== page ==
Throughout his life he was always one to help others. I guess thats where my need to help others comes in. His most notable philanthropic endeavour was to help a Fiji-based medical school.
When he passed away our entire family was devastated due to the fact he passed away at the young age of 66.
The newspaper reported that his colleagues also praised the “humble good Samaritan” who had “set a new standard for benevolence” as one of Fiji’s leading physicians and most generous philanthropists.
The father-of-seven split his time between Adelaide – where he owned “several properties and businesses”- and Lautoka, on the west coast of Fiji, where he taught at the medical school named in his honour.
He and his wife also a doctor emigrated to Australia from the Pacific island almost 40 years ago after answering a call for volunteer doctors to help treat the injured in the aftermath of Cyclone Tracey in Darwin.
Dr Prasad, who was a close friend of the later Premier Don Dunstan, established his own GP practice at Brahma Lodge, which is today one of the largest medical centres in the northern suburbs.
The former Fijian Ministry of Health official won plaudits for his charity work, including a donation of more than FJD$1m ($600,000), which helped build the University of Fiji medical school.
Dad was appointed “honorary dean” of Umanand Prasad School of Medicine when it opened in 2008 and was “eagerly” awaiting the graduation of the first batch of students in December, unfortunately, he did not make it but his wife Dr Uma Prasad and his daughters attended the graduation.
The centre was formally opened by the country’s Prime Minister Commodore Frank Bainimarama in a ceremony attended by the country’s elite including members of Cabinet, the diplomatic corps and other “distinguished guests”. It was indeed an honour to have been part of the opening and helping during the construction period.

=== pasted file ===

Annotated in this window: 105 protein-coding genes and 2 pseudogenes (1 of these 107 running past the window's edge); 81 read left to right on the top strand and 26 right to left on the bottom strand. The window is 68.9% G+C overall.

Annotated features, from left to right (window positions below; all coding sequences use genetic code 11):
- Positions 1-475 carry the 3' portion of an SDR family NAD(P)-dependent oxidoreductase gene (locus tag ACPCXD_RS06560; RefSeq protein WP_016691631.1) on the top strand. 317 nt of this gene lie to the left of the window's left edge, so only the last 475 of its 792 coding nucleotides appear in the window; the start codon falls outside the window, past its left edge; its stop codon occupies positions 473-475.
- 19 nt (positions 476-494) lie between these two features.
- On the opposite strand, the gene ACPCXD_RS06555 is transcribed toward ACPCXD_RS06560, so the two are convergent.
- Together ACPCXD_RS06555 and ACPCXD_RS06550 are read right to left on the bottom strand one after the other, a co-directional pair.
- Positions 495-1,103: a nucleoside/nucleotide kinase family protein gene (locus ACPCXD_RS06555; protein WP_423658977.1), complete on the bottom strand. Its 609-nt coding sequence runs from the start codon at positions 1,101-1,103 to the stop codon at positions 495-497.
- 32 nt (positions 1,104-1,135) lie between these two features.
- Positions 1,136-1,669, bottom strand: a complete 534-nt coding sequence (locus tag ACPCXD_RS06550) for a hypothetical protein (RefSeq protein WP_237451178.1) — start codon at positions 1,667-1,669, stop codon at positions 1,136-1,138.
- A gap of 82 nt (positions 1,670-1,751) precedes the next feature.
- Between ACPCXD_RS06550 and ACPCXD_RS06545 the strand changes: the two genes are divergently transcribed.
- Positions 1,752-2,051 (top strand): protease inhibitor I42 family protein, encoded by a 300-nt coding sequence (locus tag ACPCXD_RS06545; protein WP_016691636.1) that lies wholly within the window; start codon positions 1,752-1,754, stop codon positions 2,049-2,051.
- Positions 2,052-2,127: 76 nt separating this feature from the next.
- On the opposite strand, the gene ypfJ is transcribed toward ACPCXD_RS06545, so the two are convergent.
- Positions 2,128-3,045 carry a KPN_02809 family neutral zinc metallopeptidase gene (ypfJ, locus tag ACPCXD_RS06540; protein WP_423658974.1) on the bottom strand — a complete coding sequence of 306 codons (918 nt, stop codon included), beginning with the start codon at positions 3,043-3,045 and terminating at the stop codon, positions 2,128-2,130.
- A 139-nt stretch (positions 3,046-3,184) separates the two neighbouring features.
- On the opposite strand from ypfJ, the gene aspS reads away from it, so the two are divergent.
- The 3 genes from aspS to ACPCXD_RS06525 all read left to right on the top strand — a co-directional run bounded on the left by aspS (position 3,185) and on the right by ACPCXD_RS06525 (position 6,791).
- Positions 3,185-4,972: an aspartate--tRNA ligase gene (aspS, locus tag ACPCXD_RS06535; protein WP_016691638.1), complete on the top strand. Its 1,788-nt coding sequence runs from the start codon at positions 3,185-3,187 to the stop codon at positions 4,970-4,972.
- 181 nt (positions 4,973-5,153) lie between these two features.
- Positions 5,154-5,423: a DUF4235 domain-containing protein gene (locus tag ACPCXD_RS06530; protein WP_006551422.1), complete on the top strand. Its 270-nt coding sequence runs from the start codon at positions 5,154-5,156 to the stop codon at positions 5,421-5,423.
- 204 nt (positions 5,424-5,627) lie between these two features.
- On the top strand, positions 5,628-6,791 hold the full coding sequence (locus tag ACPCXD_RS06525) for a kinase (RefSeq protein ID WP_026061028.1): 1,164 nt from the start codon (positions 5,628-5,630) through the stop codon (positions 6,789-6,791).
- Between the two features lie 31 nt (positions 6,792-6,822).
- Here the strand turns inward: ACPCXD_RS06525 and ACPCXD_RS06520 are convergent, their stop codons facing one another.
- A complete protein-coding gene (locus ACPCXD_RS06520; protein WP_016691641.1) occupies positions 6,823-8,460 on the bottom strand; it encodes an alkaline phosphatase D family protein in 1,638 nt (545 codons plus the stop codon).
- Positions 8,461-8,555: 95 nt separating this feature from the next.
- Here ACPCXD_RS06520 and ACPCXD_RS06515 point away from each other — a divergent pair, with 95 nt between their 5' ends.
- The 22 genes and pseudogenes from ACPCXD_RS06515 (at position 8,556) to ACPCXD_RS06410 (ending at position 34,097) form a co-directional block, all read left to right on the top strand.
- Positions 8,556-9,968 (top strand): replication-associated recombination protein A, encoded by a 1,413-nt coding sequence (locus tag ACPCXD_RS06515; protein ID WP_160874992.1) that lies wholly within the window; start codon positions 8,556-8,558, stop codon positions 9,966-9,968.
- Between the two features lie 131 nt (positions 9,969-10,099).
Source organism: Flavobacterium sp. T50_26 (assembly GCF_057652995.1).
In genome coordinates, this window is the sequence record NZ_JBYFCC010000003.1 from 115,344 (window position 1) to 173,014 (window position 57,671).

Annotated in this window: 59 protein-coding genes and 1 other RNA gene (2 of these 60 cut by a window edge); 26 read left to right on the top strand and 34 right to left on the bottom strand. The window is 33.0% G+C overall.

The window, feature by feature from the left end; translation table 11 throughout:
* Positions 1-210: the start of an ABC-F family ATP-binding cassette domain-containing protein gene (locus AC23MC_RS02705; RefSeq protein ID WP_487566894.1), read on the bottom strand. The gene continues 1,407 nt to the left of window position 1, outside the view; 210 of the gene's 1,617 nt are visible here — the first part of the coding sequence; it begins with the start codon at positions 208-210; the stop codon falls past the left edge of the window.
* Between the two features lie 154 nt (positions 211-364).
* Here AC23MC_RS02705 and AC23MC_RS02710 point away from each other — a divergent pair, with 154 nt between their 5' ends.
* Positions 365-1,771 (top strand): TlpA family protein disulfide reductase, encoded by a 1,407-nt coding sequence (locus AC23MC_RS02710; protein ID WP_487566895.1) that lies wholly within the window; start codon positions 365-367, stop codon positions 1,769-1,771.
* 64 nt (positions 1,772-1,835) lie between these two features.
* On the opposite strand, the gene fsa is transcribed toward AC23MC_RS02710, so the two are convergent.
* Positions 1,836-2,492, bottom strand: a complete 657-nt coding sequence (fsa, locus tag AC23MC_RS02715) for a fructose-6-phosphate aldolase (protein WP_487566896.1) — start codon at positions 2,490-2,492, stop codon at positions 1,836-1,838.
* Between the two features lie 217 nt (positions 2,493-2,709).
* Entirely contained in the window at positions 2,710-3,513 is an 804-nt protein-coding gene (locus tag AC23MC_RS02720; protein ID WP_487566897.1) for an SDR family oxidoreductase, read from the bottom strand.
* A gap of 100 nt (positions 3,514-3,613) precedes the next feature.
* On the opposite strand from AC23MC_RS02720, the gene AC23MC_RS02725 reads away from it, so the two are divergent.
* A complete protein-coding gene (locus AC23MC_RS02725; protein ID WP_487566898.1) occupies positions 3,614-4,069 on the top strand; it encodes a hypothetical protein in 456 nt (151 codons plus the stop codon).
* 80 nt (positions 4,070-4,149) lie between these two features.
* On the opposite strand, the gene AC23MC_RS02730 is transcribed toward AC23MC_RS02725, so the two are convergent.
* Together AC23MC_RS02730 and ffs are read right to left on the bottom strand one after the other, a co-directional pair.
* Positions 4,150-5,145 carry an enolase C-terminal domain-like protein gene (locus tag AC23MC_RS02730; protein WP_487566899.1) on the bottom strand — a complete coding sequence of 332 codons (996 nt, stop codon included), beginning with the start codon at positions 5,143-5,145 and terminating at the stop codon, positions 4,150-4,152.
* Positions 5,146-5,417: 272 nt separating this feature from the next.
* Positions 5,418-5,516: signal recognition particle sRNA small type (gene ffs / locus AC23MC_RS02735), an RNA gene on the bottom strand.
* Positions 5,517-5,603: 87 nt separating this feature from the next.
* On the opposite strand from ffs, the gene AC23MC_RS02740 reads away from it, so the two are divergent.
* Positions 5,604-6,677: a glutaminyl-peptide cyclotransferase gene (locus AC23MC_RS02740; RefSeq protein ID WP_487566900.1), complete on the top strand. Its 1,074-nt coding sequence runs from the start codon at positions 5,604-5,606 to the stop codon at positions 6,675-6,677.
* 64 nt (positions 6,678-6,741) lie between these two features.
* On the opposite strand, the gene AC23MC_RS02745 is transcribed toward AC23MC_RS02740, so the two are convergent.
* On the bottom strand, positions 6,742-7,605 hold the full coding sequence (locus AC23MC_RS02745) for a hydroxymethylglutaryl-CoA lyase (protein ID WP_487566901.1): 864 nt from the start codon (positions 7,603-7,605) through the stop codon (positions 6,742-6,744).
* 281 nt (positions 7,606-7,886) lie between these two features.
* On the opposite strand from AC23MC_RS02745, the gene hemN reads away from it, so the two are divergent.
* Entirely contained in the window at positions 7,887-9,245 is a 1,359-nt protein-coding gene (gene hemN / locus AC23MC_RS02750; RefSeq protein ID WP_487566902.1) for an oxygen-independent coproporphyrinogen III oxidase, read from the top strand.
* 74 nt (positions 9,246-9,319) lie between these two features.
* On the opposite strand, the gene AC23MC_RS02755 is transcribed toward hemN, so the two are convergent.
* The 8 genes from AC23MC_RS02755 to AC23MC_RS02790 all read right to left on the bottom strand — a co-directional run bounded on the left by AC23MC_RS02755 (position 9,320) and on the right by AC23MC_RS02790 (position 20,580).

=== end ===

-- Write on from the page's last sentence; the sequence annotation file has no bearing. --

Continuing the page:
Colleagues said the “good Samaritan” had paid off his donation to the school in April along with FJD$45,000 ($26,000) worth of scholarships before the first batch of students graduate in December.
My father was heavily involved in the Indian Association of South Australia, also helped Fijian politicians seek asylum in Australia following the 1987 coup.
“He strongly believed in serving the community throughout the Northern suburbs,”
“His legacy is immense. He was a wonderful, generous, loving man and incredibly humble.
“He did not seek or encourage others to seek accolades for himself, as that was not his motivation.”
It was nice that Mr Kamlesh Arya, a spokesman for the Arya Pratinidhi Sabha of Fiji [APSF], a religious body representing Indian Fijians, said the island community was “shocked”.
“Dr Prasad had been eagerly awaiting the [graduation] event to be present and participate,” he said.
“The news of his tragic passing has shocked the Sabha and its members. Fiji has lost a good son.”
The doctor had plans to build a Hall of Residence for the students and had recently bought land adjacent to its campus but his death has now thrown the project into doubt. It is now plan to help finish off the dream my father had and in honour of my mother will name it Dr. Uma Prasad Residence.
When he passed I received so many Facebooks messages from students who he treated like his own children saying
“Dr Prasad’s memories would always be part of the campus life … through the majestic three-storey building of the Umanand Prasad School of Medicine.”
Dad was originally from Labasa, on Vanua Levu, the second largest island of Fiji.
I know that I have let him down in so many ways and there is no way that he will ever be willing to forgive me. But for now I will honour him by being true to my word.
Dad I will always love you and miss you everyday.